Zen Gardens and Temples of Kyoto: Planning Garden-Destination Travel
Almost every passionate, ornamental gardener has a dream destination file; a box, drawer or folder filled with clipped photos, articles and maps of exotic landscapes waiting to be explored. For as long as I can remember, I’ve been caching field notes to the Zen Gardens of Kyoto, Japan. From Ryoan-Ji’s world renown Dry Garden and Koto-in’s glorious maples to the famed Moss Garden of Saiho-ji and the Temple of Poets,Â Konpuku-Ji; there are so many ancient and alluring places to see, that I can hardly imagine where to start. But if we want to make our dream garden-tours reality, a plan is needed and a great guide book is a good place to begin.
With travel planning in mind, I recently selected a copy of John Dougill’s Zen Gardens and Temples of Kyoto for review.Â While I can not deny that John Einarsen’s gorgeous imagesÂ drew me in and held me spellbound, I found Dougill’s detailed descriptions and the book’s format —with and introductory section devoted to Zen and Japanese culture, followed by a chronological listing of Kyoto’s Zen temples— has really helped me to prioritize my itinerary. My itinerary? Yes, I said that. The time has come. Now the clock is ticking and my date book is open. It’s time to get serious about this trip.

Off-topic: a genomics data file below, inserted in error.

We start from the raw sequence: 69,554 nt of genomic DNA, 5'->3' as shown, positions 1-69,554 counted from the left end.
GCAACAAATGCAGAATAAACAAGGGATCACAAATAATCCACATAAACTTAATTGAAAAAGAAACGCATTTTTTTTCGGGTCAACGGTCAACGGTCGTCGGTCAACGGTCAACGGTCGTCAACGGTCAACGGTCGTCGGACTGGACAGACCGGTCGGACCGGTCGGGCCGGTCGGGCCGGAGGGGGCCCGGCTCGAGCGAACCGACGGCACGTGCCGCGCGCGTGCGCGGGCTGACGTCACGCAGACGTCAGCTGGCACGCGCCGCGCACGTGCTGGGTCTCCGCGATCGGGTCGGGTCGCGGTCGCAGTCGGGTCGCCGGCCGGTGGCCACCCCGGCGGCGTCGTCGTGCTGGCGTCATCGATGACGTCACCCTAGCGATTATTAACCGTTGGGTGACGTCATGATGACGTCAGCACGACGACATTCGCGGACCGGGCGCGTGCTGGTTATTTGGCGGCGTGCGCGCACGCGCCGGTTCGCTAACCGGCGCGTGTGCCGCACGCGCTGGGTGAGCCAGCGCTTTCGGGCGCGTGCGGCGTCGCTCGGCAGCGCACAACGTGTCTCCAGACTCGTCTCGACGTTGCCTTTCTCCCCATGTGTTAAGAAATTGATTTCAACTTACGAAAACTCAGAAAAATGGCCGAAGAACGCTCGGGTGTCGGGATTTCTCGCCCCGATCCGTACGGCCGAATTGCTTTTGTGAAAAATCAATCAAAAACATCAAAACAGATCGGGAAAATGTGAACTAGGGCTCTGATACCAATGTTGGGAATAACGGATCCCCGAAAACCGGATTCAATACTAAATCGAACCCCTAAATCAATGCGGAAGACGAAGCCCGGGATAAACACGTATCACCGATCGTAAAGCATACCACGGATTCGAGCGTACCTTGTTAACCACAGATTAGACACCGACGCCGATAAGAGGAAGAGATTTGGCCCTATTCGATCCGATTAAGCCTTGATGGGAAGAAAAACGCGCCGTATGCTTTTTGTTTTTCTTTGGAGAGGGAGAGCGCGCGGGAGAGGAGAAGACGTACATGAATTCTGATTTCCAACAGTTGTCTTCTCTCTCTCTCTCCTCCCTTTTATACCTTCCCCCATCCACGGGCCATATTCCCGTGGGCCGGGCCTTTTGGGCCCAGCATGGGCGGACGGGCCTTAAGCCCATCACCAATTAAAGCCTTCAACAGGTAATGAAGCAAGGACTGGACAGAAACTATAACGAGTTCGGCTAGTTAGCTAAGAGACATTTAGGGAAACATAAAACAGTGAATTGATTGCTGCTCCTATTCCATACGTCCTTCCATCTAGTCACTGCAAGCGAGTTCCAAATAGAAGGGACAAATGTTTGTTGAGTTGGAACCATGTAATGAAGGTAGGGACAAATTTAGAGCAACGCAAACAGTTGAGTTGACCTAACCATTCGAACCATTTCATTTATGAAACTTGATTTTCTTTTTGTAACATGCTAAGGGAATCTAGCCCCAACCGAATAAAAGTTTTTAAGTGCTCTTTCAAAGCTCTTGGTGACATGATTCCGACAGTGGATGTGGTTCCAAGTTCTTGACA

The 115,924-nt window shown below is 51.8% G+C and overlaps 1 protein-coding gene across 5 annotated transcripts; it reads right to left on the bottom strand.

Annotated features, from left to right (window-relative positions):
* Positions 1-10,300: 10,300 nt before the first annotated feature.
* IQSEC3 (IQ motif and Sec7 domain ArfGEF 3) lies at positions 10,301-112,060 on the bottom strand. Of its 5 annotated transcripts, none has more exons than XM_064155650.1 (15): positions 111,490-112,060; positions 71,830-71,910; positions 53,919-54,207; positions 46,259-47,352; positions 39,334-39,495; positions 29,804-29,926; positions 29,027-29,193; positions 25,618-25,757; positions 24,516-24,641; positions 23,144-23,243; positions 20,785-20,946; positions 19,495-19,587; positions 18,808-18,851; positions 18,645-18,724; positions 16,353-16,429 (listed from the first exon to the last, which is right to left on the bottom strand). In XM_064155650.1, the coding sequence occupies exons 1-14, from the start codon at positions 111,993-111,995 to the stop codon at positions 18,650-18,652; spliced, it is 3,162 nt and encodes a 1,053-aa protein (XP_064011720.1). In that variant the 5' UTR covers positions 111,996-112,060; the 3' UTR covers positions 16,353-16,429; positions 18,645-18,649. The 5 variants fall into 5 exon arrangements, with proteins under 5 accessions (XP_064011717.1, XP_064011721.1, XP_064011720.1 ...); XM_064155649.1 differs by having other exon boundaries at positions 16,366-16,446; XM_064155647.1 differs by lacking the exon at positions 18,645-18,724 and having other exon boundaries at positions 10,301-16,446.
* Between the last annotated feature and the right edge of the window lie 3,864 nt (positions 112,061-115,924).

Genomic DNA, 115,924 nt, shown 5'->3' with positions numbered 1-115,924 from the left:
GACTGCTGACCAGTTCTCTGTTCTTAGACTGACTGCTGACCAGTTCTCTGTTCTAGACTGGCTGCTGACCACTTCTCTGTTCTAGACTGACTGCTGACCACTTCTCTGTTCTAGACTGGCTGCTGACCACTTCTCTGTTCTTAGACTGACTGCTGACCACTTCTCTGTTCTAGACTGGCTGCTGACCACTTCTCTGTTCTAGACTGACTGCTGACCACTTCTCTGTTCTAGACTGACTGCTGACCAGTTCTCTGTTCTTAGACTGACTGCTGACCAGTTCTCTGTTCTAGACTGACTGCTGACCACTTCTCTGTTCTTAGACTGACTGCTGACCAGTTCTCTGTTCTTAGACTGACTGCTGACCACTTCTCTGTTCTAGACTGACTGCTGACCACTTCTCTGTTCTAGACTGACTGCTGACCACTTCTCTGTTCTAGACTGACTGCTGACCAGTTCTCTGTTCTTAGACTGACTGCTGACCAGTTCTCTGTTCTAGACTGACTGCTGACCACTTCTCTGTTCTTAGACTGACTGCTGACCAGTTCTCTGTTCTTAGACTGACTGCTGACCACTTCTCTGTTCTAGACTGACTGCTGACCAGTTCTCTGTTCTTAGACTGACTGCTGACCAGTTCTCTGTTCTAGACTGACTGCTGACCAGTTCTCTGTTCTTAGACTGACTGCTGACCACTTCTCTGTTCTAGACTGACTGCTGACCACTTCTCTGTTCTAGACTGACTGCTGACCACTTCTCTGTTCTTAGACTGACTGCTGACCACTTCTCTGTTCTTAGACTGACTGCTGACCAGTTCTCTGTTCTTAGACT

I am particularly interested in Moss Gardens and Tea Gardens. The connection between these spaces and the Zen practice of traditional, Japanese Tea Ceremony is especially intriguing to me. Moss-covered, stone basins, so often seen in Japan, inspired my Secret Garden’s water bowl. I find the hypnotic power of a shady, cool, reflective surface to be peaceful, calming and centering. Koto-In, famous for its Tea Gardens, Moss and Maples, is the first garden I flagged to visit. However, the author mentions that this place can be over-run with tourists in autumn. I love this kind of insight, as it helps me to consider when and how to see this special place without missing out on my reason for being there. I am also drawn to the suggestion of water in stone. With this in mind, dry gardens —such asÂ Ryoan-Ji— are must-see stops on my list. I have waited a long time to make this extended trip and I want to thoroughly plan it, without destroying the spontaneity I love. Dougill thoughtfully mentions many of the little tips I like to know in advance when doing a lot of sightseeing; such as where to find a good restaurant.
Where do your garden travel dreams take you? Do the Zen Gardens and Temples of Kyoto call your name? I am loving my hardcover copy of this guidebook, and plan to download the Kindle version for my iPad as well. I’m sure I’ll want Dougill’s valuable tips and advice in my backpack as I explore Kyoto’s treasure trove of ancient gardens.
.At my request, a copy of Zen Gardens and Temples of Kyoto was provided by Tuttle Publishing for independent, honest review. No other compensation was received. All opinions are my own.
Photography copyright John Einarsen, provided by and used with permission of Tuttle Publishing, all rights reserved. All other content on this site, (with noted exceptions), is the property of The Gardener’s Eden Online Journal and may not be used, reproduced or reposted elsewhere without written consent.
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